Abstract: In this study, we test whether purely behavioral aspects affect voluntary cooperativeness in Prisoner’s Dilemma and Public Good Games, thereby questioning their isomorphic invariance. The experiment compares games whose identical payoffs are described as of the Prisoners’ Dilemma or as of linear Public Good. Social dilemma frames are compared between subjects whereas 2- or 3-person games are compared within subjects. We either confront participants with the 2-person before the 3-person game or in reverse order, always without feedback information between rounds. The analysis rejects isomorphic invariance and shows less average cooperativeness, especially more likely free riding, in the case of the Public Good type.
    Keywords: Social dilemma experiments, Isomorphic invariance, Public goods game, Prisoners’ dilemma game, Voluntary cooperation.
    JEL: C71 C92 D70 D90
    Date: 2023
  3. By: Gelden, Victoria
    Abstract: Recently, there has been a growing interest in the use of eye gaze. through a well-established gaze tracking method in psychology. The study of economic decision making. The purpose is to find Behavioral insights that are not basedly available Based only on observed choice data. At the same time, the opposite with expensive and complex procedures such as fMRI; Eye-tracking allows subjects to be tested under certain conditions. Standard tests showed similar conditions. Behavioral experiments.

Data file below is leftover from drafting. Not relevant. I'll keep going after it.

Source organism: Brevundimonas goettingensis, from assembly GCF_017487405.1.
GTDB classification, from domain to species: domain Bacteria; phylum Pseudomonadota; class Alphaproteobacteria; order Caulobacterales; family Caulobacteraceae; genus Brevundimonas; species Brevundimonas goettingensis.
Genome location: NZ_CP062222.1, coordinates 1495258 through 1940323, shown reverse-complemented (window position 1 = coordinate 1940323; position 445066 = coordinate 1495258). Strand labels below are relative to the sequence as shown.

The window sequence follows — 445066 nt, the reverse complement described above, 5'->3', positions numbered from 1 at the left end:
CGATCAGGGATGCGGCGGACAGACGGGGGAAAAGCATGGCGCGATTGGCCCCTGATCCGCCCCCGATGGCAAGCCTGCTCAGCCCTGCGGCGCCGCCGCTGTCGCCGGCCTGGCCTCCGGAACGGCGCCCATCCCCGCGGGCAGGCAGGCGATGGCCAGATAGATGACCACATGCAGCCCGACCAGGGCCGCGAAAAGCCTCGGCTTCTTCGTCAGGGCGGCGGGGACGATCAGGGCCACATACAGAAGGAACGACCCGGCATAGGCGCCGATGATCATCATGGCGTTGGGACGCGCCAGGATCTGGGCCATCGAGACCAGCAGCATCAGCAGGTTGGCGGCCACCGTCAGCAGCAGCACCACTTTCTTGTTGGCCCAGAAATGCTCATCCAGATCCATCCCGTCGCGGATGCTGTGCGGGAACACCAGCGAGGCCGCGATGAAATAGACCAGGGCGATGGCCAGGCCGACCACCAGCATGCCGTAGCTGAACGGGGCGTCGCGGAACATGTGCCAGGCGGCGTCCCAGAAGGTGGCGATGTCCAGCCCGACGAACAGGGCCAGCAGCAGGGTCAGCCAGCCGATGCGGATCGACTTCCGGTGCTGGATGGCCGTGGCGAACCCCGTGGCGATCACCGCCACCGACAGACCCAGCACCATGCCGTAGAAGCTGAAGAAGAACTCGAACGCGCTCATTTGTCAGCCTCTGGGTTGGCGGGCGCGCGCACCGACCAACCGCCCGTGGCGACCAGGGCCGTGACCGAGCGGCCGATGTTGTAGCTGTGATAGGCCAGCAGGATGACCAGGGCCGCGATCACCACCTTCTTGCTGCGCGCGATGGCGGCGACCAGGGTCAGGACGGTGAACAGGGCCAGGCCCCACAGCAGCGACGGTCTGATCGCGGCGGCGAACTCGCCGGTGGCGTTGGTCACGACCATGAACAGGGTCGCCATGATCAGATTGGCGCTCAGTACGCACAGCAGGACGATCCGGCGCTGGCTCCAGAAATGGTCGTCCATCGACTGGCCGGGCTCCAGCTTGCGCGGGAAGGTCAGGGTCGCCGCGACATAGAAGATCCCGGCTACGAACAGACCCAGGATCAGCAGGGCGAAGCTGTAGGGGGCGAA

Date: 2023–05–24
  4. By: Malthouse, Eugene (University of Warwick); Pilgrim, Charlie (University College London); Hills, Thomas (University of Warwick); Sgroi, Daniel (University of Warwick)
    Abstract: Many of our most pressing challenges, from combating climate change to dealing with pandemics, are collective action problems: situations in which individual and collective interests conflict with each other. In such situations people face a dilemma about making individually costly but collectively beneficial contributions to the common good. Understanding which factors influence people's willingness to make these contributions is vital for the design of policies and institutions that support the attainment of collective goals. In this study we investigate how inequalities, and different causes of inequalities, impact individual-level behaviour and group-level outcomes. First, we find that what people judged to be fair was not enough to solve the collective action problem: if they acted according to what they thought was fair, they would collectively fail. Second, the level of wealth (rich vs. poor) altered what was judged to be a fair contribution to the public good more than the cause of wealth (merit vs. luck vs. uncertain). Contributions during the game reflected these fairness judgements, with poorer individuals consistently contributing a higher proportion of their wealth than richer participants, which further increased inequality – particularly in successful groups. Finally, the cause of one's wealth was largely irrelevant, mattering most only when it was uncertain, as opposed to resulting from merit or luck. We discuss implications for policymakers and international climate change negotiations.